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Thread started 15 Aug 2012 (Wednesday) 13:49
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CPL: Hoya or B+W? What's your opinion?

 
booja
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Aug 16, 2012 11:59 |  #16

i have both a marumi CPL and B+W CPL. i dont see any differnce. if i could do it again id probably get marumi. you could almost buy 2 marumi filters for the price of a B+W




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tunin
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Aug 16, 2012 12:05 |  #17

B+W are top notch...


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fishinfool
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Aug 17, 2012 03:26 |  #18

B+W every time.


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i-G12
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Aug 17, 2012 07:47 |  #19

Since this will be my first filter for my 15-85 which I bought this Wednesday I am not as concered about the price. Don't get me wrong, I'm not rolling in money but would like to get the best I can this time around. So probably the B + W would be my choice. Now the question is still whether the slim model is necessary or not. I'm thinking probably not for my level of photography at this point. Plus reading about the problems with attaching the lens cap on the slim model is somewhat problematic.

Also if I do go with the B + W then it's a decision between the Kaesemann and non Kaesemann models. We're talking a difference of about $18. I probably don't need that either but just looking for opinions knowing that the $$$ isn't paramount in this particular case.




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DiMAn0684
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Aug 17, 2012 09:13 |  #20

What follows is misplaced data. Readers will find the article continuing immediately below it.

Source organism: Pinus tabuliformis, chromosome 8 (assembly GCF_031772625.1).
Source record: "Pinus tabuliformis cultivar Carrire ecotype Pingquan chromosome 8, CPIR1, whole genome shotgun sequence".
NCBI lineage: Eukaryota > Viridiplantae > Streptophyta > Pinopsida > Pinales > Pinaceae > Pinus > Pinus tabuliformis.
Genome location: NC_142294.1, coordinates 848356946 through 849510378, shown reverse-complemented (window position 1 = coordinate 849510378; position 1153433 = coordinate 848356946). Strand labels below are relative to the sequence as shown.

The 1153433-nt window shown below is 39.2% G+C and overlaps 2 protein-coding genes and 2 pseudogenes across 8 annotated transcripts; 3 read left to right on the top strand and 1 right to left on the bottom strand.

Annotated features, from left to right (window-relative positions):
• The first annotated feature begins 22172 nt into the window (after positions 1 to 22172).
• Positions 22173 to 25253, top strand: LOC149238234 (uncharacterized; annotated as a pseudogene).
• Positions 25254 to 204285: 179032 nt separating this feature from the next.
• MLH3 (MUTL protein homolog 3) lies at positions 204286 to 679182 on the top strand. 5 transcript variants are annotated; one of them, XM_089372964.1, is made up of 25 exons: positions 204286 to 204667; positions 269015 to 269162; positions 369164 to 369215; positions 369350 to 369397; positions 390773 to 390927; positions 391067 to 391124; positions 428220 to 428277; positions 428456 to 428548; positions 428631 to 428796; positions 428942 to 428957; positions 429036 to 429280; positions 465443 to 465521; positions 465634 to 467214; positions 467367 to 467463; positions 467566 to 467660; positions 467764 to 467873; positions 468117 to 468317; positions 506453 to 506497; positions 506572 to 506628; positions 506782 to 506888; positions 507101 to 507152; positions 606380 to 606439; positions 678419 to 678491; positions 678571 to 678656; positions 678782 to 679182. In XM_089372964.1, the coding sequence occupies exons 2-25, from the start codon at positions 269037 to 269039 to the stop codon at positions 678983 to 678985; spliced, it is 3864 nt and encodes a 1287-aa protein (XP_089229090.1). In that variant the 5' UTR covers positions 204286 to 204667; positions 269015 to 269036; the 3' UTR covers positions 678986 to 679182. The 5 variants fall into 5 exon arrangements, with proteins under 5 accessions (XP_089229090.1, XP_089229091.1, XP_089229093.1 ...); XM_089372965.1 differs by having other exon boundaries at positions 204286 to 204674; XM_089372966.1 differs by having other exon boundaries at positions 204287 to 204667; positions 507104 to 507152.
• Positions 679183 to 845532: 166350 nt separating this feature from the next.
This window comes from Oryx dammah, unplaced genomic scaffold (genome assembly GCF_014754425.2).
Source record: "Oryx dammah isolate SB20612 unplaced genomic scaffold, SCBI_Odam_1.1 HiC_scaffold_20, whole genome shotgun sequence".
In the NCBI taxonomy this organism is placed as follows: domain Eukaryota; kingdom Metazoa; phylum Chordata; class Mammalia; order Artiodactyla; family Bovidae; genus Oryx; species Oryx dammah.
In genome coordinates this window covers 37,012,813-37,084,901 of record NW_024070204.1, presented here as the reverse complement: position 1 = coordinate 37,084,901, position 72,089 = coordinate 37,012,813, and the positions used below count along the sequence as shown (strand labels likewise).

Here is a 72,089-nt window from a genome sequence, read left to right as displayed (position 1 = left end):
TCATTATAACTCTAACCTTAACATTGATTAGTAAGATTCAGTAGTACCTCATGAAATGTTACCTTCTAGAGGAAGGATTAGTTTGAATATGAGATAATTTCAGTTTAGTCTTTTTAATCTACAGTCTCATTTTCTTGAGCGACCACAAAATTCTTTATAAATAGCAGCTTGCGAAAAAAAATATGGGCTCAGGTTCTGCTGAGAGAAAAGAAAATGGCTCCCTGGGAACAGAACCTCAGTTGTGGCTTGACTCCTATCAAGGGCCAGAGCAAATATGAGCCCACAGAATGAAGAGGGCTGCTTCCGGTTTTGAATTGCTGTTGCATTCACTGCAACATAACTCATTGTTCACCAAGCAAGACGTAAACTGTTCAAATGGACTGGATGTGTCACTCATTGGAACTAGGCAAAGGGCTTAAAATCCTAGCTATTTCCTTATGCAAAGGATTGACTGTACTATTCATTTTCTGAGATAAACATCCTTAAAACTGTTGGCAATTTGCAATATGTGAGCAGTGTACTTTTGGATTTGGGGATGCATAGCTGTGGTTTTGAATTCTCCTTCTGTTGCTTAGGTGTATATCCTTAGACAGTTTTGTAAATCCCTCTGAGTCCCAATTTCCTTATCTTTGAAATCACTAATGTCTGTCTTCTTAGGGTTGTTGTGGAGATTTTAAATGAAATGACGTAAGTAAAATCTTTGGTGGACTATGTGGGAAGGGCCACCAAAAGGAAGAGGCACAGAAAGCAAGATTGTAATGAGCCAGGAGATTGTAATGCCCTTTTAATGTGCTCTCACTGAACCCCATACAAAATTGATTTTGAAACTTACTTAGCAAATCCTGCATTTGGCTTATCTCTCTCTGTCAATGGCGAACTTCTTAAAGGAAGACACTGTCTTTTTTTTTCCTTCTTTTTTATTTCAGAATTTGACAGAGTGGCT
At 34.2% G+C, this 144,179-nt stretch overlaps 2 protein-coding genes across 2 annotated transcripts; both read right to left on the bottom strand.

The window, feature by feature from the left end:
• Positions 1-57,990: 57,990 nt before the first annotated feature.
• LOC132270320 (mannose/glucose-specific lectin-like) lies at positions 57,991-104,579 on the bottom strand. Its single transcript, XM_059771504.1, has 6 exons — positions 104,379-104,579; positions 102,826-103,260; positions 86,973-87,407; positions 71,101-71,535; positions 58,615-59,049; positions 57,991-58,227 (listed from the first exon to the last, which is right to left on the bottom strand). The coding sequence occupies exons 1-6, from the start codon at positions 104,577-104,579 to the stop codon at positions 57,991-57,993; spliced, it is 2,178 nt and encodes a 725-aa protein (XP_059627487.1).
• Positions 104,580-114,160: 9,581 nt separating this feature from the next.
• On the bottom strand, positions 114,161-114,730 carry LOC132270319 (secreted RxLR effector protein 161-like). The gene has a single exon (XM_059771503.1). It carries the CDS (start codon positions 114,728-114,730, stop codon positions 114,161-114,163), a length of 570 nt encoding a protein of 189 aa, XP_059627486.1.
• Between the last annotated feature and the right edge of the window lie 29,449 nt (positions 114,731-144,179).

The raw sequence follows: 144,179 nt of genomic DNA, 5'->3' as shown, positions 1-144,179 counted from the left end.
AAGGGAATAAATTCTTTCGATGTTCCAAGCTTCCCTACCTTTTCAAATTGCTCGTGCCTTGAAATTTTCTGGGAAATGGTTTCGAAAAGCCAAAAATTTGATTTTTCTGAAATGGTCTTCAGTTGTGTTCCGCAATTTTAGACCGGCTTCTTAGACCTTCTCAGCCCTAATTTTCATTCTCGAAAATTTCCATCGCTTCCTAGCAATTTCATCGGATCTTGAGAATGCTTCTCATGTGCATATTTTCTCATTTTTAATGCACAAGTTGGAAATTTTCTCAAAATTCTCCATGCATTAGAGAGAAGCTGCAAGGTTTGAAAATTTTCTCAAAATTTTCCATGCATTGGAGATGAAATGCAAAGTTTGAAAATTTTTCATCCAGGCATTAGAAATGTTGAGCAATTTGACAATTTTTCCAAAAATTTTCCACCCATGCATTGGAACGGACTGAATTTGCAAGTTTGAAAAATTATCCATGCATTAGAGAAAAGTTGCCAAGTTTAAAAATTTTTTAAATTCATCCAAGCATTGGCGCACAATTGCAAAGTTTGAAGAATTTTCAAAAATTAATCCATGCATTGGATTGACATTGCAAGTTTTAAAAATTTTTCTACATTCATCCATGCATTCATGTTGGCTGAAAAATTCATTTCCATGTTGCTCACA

i-G12 wrote in post #14869880external link
Also if I do go with the B + W then it's a decision between the Kaesemann and non Kaesemann models. We're talking a difference of about $18. I probably don't need that either but just looking for opinions knowing that the $$$ isn't paramount in this particular case.

As far as I know KSM has a slightly higher build quality.


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Whortleberry
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Aug 17, 2012 12:24 |  #21

I'd definitely go for a slim-style mount. At some time in the future, you may need it to prevent vignetting (different lens??) and then you'd be faced with spending a load more money to get something which performs the same function as existing gear.

The B+W slim-line not accepting a clip-on lens cap is far from an insuperable problem - slip-on lens caps were used decades before clip-ons came on the scene and have been used to protect some extremely valuable optics. B+W do recognise the 'problem' of slim filters and make caps for the purpose - HERE (external link)

The Marumi is both slim and accepts the normal lens cap - non-existent problem here then.

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Aug 17, 2012 12:55 |  #22

The slip on cap that comes with the KSM slim version works fine. The other reason for getting a slim version is that you can stack it on a ND filter to get an extra stop and reduce vignatting possibilities.


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PLLphotography
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Aug 17, 2012 12:55 |  #23